The fall of gender stereotyping in Zambia | Women’s migration from unpaid to paid work

Women can do what men can do! This is a popular gender slogan in Zambia today. The picture was different until recently. Under the British rule, Zambian women were trained in domestic skills for cheaply supporting and maintaining a healthy male workforce. Even after the independence, women continued to focus on unpaid care work, which is devalued in the market economy. So they were dependent, passive and socially isolated. However, in the 1980s the country’s indebted-economy was restructured and then copper prices fell as the industry was increasingly mechanised. All these contributed to halving the mining jobs over the 1990s and the era of full (male) employment coupled with social security came to an end. This made women to seek paid work, diluting gender stereotyping. Still, women are now burdened with both paid as well as traditional unpaid work. Shouldn’t men do more to share this burden?

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Original story | Holding Up Half the Sky: How Zambia’s Women went from Housewives to Breadwinners http://thinkafricapress.com/zambia/glass-half-full-gender-equality-copperbelt


HEC Global Learning London Web suite
Central platform | http://www.globallearninglondon.org.uk/
Teachers’ and Global Citizens’ website | Global Footprints http://www.globalfootprints.org/
Young people’s website | East End Talking http://www.eastendtalking.org.uk/
Organisational/training website | HEC Global Learning website http://hecgloballearning.org.uk/

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Localise the global MDGs – Listen to the real experts on the ground

A UNDP Policy Adviser on Poverty, MDGs and Human Development has an interesting story to tell. Several years ago, at a conference on the Darfur conflict, after the experts presented their research findings and contradicting suggestions, a Darfur pastoralist stood up and asked what they, the locals, should do. Came the reply from another local wise man: ‘Stop listening to the experts and outsiders.’ Continuing his story, the UNDP advisor says that, when it comes to MDGs acceleration, for example, views of those directly affected are important. A number of countries have successfully progressed in their MDG journeys by unlocking the bottlenecks of their existing strategies rather than developing new ones by listening to external experts. The MDG journeys should be guided by the real experts on the ground, he concludes.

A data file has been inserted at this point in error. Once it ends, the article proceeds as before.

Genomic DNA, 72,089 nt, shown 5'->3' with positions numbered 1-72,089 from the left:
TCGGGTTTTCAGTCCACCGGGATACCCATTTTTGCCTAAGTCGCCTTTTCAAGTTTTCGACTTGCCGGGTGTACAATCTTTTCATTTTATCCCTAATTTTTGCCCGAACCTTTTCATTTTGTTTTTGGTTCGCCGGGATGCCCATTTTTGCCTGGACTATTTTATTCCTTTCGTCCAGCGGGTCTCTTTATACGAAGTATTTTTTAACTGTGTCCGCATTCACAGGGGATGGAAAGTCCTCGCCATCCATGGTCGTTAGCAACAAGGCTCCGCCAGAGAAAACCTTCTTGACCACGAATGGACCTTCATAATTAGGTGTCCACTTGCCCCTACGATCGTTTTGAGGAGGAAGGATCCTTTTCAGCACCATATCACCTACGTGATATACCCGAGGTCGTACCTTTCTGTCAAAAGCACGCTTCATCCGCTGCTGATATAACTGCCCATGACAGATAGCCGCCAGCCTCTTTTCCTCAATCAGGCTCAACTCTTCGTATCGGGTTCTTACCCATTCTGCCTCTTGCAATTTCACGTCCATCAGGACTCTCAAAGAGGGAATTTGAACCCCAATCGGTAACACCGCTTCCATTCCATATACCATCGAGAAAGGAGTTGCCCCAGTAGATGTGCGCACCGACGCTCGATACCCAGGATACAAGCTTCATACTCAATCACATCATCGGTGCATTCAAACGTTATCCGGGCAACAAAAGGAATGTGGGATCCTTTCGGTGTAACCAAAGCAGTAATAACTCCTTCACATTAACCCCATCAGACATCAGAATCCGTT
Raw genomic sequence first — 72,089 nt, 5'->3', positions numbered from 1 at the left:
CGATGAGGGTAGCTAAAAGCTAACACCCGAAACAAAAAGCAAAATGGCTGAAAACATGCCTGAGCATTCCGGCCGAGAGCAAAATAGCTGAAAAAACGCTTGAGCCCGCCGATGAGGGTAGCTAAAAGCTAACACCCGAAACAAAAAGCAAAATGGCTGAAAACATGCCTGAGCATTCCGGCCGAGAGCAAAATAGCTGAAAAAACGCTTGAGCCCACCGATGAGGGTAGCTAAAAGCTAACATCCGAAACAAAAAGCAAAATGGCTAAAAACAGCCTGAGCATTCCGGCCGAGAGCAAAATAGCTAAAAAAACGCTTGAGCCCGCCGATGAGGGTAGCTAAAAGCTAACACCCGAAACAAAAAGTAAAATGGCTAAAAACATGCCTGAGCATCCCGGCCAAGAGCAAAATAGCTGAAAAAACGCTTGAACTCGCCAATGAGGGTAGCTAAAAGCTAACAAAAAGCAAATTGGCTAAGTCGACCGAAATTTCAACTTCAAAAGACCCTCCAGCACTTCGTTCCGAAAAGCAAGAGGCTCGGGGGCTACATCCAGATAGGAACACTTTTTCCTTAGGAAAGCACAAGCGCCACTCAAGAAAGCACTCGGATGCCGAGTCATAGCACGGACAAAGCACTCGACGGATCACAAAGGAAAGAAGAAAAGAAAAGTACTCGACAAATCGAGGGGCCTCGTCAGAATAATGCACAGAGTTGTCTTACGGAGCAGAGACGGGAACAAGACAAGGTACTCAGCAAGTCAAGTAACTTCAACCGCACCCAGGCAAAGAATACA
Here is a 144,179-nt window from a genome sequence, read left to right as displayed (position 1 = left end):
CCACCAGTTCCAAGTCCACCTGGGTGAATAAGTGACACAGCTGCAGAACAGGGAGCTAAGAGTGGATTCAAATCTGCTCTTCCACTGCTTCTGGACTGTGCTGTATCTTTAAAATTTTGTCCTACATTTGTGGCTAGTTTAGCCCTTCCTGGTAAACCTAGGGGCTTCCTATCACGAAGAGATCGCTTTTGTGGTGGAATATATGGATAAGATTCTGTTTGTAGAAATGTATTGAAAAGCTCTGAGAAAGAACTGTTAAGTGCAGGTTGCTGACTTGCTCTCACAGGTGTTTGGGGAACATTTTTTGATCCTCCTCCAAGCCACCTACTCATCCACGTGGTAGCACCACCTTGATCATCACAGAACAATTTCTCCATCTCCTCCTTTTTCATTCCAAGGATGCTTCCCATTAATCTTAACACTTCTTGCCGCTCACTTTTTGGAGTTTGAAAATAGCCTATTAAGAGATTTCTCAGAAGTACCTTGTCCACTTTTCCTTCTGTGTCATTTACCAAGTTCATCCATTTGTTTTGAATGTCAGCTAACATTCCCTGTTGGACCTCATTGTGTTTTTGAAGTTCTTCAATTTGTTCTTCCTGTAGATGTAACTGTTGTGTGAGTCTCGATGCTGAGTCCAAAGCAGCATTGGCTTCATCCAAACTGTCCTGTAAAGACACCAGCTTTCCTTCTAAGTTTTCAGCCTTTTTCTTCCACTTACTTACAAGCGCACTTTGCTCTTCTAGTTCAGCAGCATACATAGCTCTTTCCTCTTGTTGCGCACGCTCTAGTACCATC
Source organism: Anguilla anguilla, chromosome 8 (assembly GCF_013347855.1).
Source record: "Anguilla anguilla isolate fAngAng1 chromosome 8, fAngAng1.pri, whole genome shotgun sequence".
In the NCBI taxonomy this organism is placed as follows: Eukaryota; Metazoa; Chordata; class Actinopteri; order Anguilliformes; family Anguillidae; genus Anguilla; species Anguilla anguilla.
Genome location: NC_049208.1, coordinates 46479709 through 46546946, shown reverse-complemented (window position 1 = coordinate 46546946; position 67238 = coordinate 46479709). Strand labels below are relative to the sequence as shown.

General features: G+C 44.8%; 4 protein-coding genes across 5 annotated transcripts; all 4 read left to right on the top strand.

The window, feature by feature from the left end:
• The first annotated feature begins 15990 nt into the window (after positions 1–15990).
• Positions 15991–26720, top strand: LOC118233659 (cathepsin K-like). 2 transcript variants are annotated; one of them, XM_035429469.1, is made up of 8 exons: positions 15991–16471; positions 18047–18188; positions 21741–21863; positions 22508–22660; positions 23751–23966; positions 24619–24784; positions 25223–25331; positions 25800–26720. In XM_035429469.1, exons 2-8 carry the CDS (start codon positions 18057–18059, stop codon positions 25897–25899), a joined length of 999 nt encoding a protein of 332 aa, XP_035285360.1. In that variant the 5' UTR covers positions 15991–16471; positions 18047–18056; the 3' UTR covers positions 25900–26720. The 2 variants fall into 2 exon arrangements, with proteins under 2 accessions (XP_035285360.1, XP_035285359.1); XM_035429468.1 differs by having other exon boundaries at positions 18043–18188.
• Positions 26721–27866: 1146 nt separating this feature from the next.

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Original story http://www.developmentprogress.org/blog/2013/09/25/art-possible-listening-real-experts
MDGs (Millennium Development Goals) http://www.un.org/millenniumgoals/

 

HEC Global Learning London Web suite
Central platform | http://www.globallearninglondon.org.uk/
Teachers’ and Global Citizens’ website | Global Footprints http://www.globalfootprints.org/
Young people’s website | East End Talking http://www.eastendtalking.org.uk/
Organisational/training website | HEC Global Learning website http://hecgloballearning.org.uk/

Self-educated Malawi windmill boy’s battle for water and energy

In 2002, Malawi faced a severe drought that killed thousands and teenager William Kamkwamba’s family, like many others, were threatened with starvation. Unable to afford fees any more, he ended schooling at 14 but his dream lived on – the dream of bringing electricity and running water to his village. For education, he turned to the local library, where he came across a tattered text book with a wind mill. Soon, using waste such as plastic pipes and a tractor fan blade, he built a 5-metre windmill, bringing electricity to his community. In 2006, he built a more powerful windmill to pump water for irrigation. Eventually, he became the subject of a book published in the US, The Boy Who Harnessed the Wind. Today, in twenties, William aims to bring power, not just to the rest of his village, but to his nation, where only 2% have access to electricity.

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Original story: http://news.bbc.co.uk/1/hi/world/africa/8257153.stm
The Boy Who Harnessed the Wind http://www.harpercollins.com/browseinside/index.aspx?isbn13=9780061730320

 

HEC Global Learning London Web suite
Central platform | http://www.globallearninglondon.org.uk/
Teachers’ and Global Citizens’ website | Global Footprints http://www.globalfootprints.org/
Young people’s website | East End Talking http://www.eastendtalking.org.uk/
Organisational/training website | HEC Global Learning website http://hecgloballearning.org.uk/